Interrogative: What should professional fitness trainers teach their trainees about back position during the squat?
Evidence: The NSCA Essentials of Strength Training & Conditioning, The NSCA Essentials of Personal Training, the NSCA Basics of Strength and Conditioning, the NSCA official Website, and the NSCA Position Paper: The Squat Exercise in Athletic Conditioning, all offer different instruction to trainers on back position allowable when having their clients squat. To wit;
Instruction 1 – Torso to floor angle constant throughout squat
Instruction 2 – Upright as possible
Instruction 3 – Too upright is a fault
Instruction 4 – Torso should be between 35o to 45o
Instruction 5 – Torso angle is approximately 60o
Instruction 6 – Forward lean is a fault
Analysis: For instruction 1, this orientation implies that since the squat motion, as described in the derivative text, begins with the torso perpendicular to the floor, that this perpendicular back position is held throughout the exercise. Instruction 2 suggests a perpendicular orientation but infers that deviations from upright can be acceptable. Instructions 3 and 4 clearly imply that a forward lean is correct, with instruction 4 going so far as to provide a range of deviation from vertical that is descriptive of a correct squat. Instruction 5 is visually derived from NSCA branded video instruction on the squat. Instruction 6 contradicts instruction 4 and 5 and suggests deviations from vertical are not correct technique.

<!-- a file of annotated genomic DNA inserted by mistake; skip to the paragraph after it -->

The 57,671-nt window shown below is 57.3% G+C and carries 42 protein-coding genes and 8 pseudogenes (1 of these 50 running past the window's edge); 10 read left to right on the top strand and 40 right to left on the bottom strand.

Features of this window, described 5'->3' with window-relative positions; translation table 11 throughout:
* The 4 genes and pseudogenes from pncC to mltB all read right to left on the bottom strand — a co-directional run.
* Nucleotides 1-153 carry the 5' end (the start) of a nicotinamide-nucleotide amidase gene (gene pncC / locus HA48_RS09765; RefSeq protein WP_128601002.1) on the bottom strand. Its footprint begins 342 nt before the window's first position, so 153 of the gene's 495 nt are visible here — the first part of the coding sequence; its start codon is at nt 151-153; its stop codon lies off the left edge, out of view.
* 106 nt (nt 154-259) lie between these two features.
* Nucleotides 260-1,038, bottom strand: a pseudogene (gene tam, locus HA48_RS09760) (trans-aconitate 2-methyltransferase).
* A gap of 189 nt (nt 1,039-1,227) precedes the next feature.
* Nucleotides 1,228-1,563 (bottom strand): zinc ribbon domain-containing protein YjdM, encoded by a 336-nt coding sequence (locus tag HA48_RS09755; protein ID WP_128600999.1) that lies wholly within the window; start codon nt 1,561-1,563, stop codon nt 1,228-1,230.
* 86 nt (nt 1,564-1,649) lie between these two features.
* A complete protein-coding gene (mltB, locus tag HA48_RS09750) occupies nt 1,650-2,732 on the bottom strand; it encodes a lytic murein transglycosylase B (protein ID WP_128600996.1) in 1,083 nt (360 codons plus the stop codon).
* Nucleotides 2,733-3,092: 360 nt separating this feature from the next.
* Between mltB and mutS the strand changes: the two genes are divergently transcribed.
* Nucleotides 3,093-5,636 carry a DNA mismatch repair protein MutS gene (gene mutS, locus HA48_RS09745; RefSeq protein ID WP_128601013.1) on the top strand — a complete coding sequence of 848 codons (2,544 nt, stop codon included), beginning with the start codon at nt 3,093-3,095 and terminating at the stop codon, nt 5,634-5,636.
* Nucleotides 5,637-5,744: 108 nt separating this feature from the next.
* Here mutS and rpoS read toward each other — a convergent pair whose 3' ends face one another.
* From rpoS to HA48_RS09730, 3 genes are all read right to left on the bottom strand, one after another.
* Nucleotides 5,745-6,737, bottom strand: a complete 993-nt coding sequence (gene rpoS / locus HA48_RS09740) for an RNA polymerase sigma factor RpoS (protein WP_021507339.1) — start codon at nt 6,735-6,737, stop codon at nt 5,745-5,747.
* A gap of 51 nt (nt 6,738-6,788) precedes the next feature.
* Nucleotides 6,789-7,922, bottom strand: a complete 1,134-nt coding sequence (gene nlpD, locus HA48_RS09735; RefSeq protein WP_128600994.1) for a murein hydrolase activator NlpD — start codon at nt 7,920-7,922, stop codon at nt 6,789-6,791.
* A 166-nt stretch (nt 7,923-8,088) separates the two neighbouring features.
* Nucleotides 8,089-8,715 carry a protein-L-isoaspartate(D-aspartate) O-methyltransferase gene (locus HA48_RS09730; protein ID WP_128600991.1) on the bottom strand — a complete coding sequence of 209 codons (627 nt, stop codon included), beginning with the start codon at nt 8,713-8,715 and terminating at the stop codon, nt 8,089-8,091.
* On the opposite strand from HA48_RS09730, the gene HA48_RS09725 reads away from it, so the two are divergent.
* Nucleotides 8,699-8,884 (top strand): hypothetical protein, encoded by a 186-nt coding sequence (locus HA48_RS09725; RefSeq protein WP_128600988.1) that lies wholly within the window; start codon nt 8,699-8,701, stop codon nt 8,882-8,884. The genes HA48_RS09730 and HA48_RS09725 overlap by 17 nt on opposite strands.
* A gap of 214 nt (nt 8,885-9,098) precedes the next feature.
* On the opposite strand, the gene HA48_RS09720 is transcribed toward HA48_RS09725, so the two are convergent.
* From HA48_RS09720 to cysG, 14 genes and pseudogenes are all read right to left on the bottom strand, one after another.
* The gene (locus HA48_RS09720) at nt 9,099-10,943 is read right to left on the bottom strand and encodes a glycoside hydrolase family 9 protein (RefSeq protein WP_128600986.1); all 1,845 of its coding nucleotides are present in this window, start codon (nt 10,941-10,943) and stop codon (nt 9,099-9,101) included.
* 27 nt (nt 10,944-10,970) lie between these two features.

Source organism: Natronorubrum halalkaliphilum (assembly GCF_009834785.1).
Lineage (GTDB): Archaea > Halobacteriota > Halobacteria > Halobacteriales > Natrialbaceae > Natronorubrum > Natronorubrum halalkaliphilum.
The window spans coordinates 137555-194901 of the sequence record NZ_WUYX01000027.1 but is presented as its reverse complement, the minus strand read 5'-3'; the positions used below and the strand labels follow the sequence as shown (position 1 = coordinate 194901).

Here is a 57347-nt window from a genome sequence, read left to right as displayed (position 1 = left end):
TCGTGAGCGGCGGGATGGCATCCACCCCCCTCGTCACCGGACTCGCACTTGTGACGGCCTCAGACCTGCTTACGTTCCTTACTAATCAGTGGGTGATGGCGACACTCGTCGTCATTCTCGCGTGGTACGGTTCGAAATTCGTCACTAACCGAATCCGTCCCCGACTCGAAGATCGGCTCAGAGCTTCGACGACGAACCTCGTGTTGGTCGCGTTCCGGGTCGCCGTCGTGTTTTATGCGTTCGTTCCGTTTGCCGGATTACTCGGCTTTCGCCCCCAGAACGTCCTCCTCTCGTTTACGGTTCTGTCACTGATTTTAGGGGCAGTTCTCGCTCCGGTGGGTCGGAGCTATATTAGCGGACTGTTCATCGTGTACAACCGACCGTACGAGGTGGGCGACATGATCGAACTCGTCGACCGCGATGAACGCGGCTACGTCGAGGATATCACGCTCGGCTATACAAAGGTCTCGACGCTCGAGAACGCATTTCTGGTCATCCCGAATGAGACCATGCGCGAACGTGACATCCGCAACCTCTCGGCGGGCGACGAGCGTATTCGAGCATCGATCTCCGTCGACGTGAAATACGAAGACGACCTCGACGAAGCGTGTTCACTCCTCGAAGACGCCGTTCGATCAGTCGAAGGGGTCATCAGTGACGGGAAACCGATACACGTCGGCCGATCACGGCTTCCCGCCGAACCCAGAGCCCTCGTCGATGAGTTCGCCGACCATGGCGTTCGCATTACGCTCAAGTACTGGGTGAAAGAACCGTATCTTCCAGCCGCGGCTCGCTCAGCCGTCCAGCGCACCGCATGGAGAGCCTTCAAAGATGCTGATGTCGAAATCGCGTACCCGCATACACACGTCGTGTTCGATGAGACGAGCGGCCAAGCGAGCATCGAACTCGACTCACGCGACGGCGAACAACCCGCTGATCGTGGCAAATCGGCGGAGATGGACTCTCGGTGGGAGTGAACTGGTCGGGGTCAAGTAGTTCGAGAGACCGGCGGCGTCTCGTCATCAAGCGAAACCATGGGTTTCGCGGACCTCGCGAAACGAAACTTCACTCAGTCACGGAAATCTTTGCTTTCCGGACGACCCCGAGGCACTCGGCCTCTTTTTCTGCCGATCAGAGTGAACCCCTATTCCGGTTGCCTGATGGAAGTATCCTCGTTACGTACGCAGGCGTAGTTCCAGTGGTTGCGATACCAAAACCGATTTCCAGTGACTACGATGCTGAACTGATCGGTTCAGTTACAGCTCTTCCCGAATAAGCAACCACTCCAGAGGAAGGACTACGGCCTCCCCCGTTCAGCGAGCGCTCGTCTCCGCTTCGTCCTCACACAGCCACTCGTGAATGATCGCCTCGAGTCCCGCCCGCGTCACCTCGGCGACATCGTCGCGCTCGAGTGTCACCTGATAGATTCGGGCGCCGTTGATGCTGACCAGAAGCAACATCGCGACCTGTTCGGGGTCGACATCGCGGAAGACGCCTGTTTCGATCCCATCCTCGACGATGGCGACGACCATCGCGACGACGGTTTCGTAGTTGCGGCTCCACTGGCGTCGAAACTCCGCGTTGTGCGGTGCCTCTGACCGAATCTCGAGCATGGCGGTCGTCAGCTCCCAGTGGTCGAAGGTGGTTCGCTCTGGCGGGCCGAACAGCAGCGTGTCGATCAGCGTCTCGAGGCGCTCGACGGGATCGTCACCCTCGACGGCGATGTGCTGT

Summary: NSCA publications referencing back position during the squat are sufficiently incomplete, contradicting, and confounding to a point suggesting that any back orientation during the squat may be acceptable.
Commentary: The self-proclaimed world authoritative materials promulgated by the NSCA are inconsistent in recommendation, incomplete in scientific support, lacking definition, inadequate in anatomical description, and impractical in application. The said publications and recommendations create an environment where education of professionals on back position in the squat is inconsistent.
The authorship, editorial, or graphical issues present may ultimately have negative effects on individual fitness results and the safety of the public, as correct technique cannot be reliably determined from the published position statements, texts, and videos.
About the Author
Professor Lon Kilgore graduated from Lincoln University with a bachelor of science in biology and earned a Ph.D. in anatomy and physiology from Kansas State University. He has competed in weightlifting to the national level since 1972 and coached his first athletes to national-championship event medals in 1974. He has worked in the trenches, as a coach or scientific consultant, with athletes from rank novices to professionals and the Olympic elite, and as a collegiate strength coach. He has been a certifying instructor for USA Weightlifting for more than a decade and a frequent lecturer at events at the U.S. Olympic Training Center. His illustration, authorship, and co-authorship efforts include the best-selling books “Starting Strength” (first and second editions) and “Practical Programming for Strength Training” (first and second editions), recent releases “Anatomy Without a Scalpel” and “FIT,” magazine columns, textbook chapters, and numerous research journal publications. He is presently engaged in the most difficult task of his career: recreating the educational track to becoming a professional fitness practitioner. The second stage of this effort is the creation of a one-year university qualification in fitness practice at the University of the West of Scotland.